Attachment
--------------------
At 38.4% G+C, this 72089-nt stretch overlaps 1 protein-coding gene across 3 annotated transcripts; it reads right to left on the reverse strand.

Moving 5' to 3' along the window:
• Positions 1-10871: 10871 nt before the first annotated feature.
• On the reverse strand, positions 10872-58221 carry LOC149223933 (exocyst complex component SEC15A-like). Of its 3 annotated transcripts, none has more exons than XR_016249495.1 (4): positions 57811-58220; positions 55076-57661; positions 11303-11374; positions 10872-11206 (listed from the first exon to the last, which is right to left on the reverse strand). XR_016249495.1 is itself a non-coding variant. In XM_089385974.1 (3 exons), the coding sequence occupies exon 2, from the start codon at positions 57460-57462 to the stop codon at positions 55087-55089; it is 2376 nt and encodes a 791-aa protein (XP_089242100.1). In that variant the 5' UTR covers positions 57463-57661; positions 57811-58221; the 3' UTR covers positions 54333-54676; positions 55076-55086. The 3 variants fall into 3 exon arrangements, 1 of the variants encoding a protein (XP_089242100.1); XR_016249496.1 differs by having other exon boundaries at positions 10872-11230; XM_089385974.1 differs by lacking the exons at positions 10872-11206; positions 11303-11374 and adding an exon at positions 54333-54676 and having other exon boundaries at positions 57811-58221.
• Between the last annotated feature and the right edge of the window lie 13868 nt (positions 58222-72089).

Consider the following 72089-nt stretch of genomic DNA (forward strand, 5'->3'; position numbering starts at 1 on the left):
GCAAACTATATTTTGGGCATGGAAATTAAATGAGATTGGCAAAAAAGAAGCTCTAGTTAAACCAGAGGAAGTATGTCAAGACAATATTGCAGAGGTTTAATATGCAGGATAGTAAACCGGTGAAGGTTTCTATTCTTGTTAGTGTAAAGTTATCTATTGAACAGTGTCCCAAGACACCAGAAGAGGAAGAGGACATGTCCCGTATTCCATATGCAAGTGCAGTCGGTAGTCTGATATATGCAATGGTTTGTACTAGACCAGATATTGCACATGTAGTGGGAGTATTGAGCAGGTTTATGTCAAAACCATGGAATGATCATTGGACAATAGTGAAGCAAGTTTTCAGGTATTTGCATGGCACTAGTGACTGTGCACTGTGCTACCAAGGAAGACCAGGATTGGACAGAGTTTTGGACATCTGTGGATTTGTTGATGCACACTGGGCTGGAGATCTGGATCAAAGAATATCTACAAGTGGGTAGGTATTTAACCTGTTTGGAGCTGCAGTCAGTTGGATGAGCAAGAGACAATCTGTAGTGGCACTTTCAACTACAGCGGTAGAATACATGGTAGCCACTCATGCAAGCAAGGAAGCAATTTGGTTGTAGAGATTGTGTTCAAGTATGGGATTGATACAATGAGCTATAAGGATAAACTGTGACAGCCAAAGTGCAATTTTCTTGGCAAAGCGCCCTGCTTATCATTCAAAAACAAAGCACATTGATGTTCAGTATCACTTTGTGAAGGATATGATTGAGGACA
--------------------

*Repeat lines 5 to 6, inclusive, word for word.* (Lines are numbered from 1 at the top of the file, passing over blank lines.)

• Between the last annotated feature and the right edge of the window lie 13868 nt (positions 58222-72089).

Consider the following 72089-nt stretch of genomic DNA (forward strand, 5'->3'; position numbering starts at 1 on the left):